From recounting  Nicole Maines’ incredible coming of age story about her highly publicized childhood transition, to the history-making bathroom rights case where the Maine Supreme Judicial Court ruled in her favor, this non-fiction novel is a contemporary classic in the making. Additionally, you can watch Nicole on Supergirl as the first transgender supehero in television history. Talk about a role model!


Graphic Novel/Comic Book:

Rock and Riot

Rock and Riot by Chelsea Furedi
If Grease had been written by John Waters, made appropriate for all audiences and delivered in comic book format, this would be that book. Campy, cute, and over-the-top, this queer comic series follows a trio of diverse 1950s rival greaser gang members who feud, fall in love, and keep their hair looking fabulous. It is available to read online completely free of charge!

Moth and Whisper by Ted Anderson and Jen Hickman
Set in the near future (where information and surveillance are power and currency alike), a genderqueer child of world-class data thieves must venture out on their own after their parents go missing. Intriguing and reminiscent of classic heist films with a sci-fi twist thrown in, this graphic novel is as entertaining as it is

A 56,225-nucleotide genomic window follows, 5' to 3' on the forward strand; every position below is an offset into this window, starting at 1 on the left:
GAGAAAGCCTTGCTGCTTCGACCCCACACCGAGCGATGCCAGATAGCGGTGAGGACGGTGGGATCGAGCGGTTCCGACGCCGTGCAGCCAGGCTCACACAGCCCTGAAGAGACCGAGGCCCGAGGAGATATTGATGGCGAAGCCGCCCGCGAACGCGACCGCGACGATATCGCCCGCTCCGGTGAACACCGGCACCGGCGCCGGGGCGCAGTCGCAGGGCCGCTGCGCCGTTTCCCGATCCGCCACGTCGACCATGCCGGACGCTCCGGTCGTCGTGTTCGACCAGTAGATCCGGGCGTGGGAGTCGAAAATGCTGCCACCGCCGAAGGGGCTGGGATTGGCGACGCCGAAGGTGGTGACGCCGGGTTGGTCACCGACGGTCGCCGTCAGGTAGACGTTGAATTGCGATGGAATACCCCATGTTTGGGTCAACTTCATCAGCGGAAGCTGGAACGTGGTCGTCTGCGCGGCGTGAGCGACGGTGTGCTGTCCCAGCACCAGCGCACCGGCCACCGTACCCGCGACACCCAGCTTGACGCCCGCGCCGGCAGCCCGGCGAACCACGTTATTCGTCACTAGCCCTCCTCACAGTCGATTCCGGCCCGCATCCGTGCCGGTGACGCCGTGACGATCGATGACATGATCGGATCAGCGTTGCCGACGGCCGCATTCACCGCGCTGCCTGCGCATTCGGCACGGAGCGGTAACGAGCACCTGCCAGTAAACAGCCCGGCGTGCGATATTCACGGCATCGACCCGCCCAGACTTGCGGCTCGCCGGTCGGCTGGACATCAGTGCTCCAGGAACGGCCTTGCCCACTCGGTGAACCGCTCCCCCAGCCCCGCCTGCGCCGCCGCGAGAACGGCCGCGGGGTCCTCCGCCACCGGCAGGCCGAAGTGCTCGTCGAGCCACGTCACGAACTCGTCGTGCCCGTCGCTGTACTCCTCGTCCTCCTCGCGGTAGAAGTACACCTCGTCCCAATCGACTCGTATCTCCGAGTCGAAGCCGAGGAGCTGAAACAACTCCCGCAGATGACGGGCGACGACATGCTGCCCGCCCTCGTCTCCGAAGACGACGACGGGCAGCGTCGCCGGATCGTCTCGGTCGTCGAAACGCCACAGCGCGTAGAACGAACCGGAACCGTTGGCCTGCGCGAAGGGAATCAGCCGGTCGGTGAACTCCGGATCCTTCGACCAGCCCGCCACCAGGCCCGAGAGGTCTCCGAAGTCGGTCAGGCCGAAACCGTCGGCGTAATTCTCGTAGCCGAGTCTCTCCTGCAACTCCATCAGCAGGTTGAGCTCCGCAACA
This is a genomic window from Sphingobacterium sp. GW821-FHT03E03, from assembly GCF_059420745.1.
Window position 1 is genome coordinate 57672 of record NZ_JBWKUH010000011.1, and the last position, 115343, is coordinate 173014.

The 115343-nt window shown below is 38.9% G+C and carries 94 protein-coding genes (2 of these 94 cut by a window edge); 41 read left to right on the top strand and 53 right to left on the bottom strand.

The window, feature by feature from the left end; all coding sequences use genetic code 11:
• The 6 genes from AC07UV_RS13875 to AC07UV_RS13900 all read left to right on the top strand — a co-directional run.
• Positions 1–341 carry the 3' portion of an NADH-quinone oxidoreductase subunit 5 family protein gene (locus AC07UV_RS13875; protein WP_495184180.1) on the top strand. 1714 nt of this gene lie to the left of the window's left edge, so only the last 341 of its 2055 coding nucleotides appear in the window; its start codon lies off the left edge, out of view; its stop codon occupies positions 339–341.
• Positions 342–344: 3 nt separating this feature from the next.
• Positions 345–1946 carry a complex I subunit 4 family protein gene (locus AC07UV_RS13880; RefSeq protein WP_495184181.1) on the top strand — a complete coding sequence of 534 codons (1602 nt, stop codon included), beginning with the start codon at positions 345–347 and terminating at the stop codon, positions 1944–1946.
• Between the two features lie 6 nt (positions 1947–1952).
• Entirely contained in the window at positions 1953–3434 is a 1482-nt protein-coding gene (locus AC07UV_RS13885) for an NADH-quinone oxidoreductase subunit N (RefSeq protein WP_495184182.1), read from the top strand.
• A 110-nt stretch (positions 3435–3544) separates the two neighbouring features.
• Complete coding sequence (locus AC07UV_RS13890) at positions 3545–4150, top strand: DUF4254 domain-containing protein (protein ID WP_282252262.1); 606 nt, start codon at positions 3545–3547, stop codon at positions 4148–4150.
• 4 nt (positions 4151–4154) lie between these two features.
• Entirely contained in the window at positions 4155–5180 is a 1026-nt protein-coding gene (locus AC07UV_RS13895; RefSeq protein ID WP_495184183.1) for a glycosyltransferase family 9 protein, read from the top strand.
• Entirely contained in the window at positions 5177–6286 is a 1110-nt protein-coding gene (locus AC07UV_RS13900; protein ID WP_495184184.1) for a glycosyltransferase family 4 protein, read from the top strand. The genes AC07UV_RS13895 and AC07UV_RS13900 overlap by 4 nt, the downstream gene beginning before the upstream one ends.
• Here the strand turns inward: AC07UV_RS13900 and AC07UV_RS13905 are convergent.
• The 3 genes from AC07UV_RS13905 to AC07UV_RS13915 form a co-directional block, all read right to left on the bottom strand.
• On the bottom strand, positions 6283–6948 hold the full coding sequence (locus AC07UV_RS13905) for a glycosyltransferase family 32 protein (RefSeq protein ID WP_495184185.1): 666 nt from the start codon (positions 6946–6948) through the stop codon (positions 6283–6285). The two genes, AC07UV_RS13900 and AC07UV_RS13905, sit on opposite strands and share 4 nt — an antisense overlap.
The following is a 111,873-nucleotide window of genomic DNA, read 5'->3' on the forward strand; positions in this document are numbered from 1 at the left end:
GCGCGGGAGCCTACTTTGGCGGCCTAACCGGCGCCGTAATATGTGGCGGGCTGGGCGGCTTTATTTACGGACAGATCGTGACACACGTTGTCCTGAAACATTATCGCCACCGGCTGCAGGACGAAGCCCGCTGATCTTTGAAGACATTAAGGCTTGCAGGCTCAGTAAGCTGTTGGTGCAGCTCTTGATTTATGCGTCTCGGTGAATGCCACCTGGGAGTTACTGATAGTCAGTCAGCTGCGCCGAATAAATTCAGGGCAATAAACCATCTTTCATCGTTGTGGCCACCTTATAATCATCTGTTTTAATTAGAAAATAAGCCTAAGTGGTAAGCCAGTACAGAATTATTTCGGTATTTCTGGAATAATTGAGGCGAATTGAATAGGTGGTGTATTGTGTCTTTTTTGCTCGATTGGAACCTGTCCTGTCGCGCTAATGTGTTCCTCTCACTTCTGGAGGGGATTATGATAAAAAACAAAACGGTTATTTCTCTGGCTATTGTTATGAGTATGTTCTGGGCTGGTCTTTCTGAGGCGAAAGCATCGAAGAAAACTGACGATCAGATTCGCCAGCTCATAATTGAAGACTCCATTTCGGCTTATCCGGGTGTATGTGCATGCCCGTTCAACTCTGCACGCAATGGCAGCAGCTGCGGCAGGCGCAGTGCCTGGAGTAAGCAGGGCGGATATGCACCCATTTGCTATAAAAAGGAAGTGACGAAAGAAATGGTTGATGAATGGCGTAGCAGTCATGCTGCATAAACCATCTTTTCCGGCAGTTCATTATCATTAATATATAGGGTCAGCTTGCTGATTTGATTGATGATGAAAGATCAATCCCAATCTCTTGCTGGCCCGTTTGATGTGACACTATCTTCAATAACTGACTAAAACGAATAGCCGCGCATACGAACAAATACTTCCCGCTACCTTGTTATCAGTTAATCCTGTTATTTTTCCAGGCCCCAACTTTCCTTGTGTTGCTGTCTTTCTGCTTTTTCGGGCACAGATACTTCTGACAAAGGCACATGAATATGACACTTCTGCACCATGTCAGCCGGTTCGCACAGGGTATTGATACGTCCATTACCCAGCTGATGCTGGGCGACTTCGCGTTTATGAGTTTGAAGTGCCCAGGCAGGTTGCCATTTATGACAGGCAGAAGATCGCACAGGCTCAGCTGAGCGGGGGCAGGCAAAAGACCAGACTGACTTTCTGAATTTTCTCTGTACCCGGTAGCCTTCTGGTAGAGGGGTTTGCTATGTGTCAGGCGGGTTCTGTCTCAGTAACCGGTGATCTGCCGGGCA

beautifully written and illustrated. 

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Alys Garcia Carrera

Alys is a spring 2020 intern for OutSmart magazine and an international student who currently attends the University of Houston. They are majoring in Political Science and have three minors: GLBT studies, English/Spanish translation, and film studies. They also work for the University's Special Collections LGBTQ archives at M.D. Anderson Library.